Both finalists – eventual winners Real Madrid and beaten finalist Juventus – went at each other with vigorous enthusiasm, and the first half especially was a joy to watch. The ebb and flow of the game was akin to a tennis match, but don’t for one moment think that the defensive arts were maligned. With each attack, the defence for both teams were the craggy rocks which the marauding waves crashed upon.


Juventus’s almost mythical defence of Barzagli, Bonucci and Chiellini were eventually found wanting in the face of the Real forward line, but Raphael Varane and Sergio Ramos also had a tough time tracking the movement of Paolo Dybala, Mario Mandzukic and Gonzalo Higuain.


All parameters of skill in football were crammed into the ninety or so minutes, and what became increasingly apparent as the minutes whizzed by was that Arsenal – and the Premier League – are miles behind the level on show.


The Premier League’s biggest strength – it’s physicality and fizzing speed – is also its biggest flaw. It means that the technical ability that Real and Juventus possess and dole out on the pitch can slice through the crash and bang that PL sides bring to the table.


We have players in every PL team that can play in this manner. Some clubs have more than others, but the bottom line is that it isn’t just the Champions League finalists that have climbed above our best sides.


Bayern Munich, Borussia Dortmund, PSG, Monaco, Barcelona. These teams, if drawn against one of the big PL sides, could slice us to ribbons on demand. Of course, Dortmund have seen better days, and PSG haven’t been at their best, but five English sides making the Last 8 in the last SIX seasons pretty much underlines it.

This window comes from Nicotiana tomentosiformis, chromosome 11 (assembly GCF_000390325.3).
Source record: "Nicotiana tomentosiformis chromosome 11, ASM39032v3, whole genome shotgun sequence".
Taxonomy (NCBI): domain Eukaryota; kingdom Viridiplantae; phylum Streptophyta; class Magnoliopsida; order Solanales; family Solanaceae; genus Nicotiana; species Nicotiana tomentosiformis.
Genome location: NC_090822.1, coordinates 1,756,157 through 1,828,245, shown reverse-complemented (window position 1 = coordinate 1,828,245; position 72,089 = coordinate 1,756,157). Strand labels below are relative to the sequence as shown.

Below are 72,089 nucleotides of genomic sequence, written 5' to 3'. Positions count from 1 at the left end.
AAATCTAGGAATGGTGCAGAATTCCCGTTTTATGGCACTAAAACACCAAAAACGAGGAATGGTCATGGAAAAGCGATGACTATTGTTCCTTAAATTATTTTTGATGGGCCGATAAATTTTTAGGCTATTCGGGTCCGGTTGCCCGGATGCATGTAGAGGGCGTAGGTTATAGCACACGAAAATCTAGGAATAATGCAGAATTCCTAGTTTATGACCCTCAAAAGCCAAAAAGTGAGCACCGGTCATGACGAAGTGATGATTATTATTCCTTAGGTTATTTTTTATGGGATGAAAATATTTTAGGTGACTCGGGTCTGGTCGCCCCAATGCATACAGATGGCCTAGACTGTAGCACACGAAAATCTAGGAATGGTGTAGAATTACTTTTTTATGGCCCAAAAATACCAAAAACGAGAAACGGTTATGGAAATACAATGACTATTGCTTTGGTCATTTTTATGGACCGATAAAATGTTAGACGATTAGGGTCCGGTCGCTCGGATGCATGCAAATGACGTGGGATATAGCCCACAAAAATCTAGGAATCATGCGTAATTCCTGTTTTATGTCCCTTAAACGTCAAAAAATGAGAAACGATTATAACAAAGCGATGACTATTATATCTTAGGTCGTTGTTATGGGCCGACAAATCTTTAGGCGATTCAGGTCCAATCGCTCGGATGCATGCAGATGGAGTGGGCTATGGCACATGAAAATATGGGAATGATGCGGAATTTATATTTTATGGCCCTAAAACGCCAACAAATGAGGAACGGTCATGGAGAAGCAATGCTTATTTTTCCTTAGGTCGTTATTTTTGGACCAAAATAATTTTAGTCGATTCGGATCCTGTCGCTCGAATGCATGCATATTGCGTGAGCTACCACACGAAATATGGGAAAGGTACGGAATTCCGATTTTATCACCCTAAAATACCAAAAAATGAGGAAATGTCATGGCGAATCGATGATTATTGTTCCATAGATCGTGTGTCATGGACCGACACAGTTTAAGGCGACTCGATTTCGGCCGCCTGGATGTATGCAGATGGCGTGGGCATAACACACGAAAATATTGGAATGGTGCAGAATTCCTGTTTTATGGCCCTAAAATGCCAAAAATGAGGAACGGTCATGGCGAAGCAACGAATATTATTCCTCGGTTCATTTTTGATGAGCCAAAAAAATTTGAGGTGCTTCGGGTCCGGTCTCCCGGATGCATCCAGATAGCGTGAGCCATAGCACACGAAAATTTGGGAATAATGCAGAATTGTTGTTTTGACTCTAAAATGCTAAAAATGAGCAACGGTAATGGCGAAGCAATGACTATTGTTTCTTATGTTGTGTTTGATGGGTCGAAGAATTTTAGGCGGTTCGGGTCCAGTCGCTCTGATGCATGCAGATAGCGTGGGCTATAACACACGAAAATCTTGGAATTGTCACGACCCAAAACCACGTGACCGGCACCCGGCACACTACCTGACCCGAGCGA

There are matches when English teams can raise their game and occasions when their play is breathtaking. At their best, they can stand shoulder to shoulder with these Euro giants.


The problem is though, is that they are standing on tiptoes, and this can’t be maintained for long.


We have some of the best coaches. We have the most money. We have the platform to grow and become giants, like we once were. 


There are other factors. A lack of a winter break leaves English teams with less capacity than their Euro brethren, and the frenetic nature of our League means stamina becomes an issue.


These are not the main reason though, and that is why this summer will be a big one for the big boys of the Premier League. 


These clubs are now the richest on the continent, and despite this, they still don’t possess the best talent that money can buy. Suarez, Neymar, Dybala, Higuain, Bale, Ronaldo, Reus, Douglas Costa, Lewandowski. These men are at the very top, and none play in England.


Hell, Real Madrid couldn’t even fit James Rodriguez onto their bench!


We have Ozil, Sanchez, Hazard, Aguero, Pogba, Koscielny, Kane. These players can hold their head high amongst these esteemed names, but on the whole, we have a huge amount of catching up to do.


On the pitch, and off of it, we will see a big change. This summer will be the start, as silly money gets chucked around so City, United, Chelsea and hopefully Arsenal, attempt to claw back their shortcomings.


The CL Final may just serve as a wake up call for the Premier League big clubs. 

Summer Clearout? Or Second Chance?

Published in Arsenal Mania.

At the start of this season, the majority lauded what we perceived to be the finished article. Finally, after what had seemed an age, our squad had the necessary tools to compete with the very best in our league.

Year after year of putting up with strict budgets and excuses from the Board and Arsene Wenger had begun to take its toll on our patience. Promises made and subsequently broken regarding our competitiveness only served to push our tolerance levels to their highest.